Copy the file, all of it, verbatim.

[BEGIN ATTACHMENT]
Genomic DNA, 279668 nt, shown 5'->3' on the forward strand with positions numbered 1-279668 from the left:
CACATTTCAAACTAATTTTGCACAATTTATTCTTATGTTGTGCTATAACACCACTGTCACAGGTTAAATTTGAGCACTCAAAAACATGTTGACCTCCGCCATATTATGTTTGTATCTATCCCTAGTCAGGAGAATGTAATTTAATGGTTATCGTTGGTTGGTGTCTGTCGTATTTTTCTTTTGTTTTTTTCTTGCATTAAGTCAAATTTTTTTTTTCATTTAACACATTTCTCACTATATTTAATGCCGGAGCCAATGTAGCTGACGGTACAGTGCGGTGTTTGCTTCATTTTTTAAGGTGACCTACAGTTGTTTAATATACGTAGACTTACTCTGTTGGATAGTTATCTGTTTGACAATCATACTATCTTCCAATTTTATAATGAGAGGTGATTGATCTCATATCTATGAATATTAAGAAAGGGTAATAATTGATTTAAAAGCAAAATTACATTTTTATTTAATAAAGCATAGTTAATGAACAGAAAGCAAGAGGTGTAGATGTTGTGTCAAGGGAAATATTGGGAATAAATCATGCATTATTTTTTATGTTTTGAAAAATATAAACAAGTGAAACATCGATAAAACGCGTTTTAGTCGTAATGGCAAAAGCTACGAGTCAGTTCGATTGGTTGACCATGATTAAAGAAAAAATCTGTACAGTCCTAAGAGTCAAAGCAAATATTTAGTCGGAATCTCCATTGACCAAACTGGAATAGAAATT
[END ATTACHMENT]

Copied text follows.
Genomic DNA, 279668 nt, shown 5'->3' on the forward strand with positions numbered 1-279668 from the left:
CACATTTCAAACTAATTTTGCACAATTTATTCTTATGTTGTGCTATAACACCACTGTCACAGGTTAAATTTGAGCACTCAAAAACATGTTGACCTCCGCCATATTATGTTTGTATCTATCCCTAGTCAGGAGAATGTAATTTAATGGTTATCGTTGGTTGGTGTCTGTCGTATTTTTCTTTTGTTTTTTTCTTGCATTAAGTCAAATTTTTTTTTTCATTTAACACATTTCTCACTATATTTAATGCCGGAGCCAATGTAGCTGACGGTACAGTGCGGTGTTTGCTTCATTTTTTAAGGTGACCTACAGTTGTTTAATATACGTAGACTTACTCTGTTGGATAGTTATCTGTTTGACAATCATACTATCTTCCAATTTTATAATGAGAGGTGATTGATCTCATATCTATGAATATTAAGAAAGGGTAATAATTGATTTAAAAGCAAAATTACATTTTTATTTAATAAAGCATAGTTAATGAACAGAAAGCAAGAGGTGTAGATGTTGTGTCAAGGGAAATATTGGGAATAAATCATGCATTATTTTTTATGTTTTGAAAAATATAAACAAGTGAAACATCGATAAAACGCGTTTTAGTCGTAATGGCAAAAGCTACGAGTCAGTTCGATTGGTTGACCATGATTAAAGAAAAAATCTGTACAGTCCTAAGAGTCAAAGCAAATATTTAGTCGGAATCTCCATTGACCAAACTGGAATAGAAATT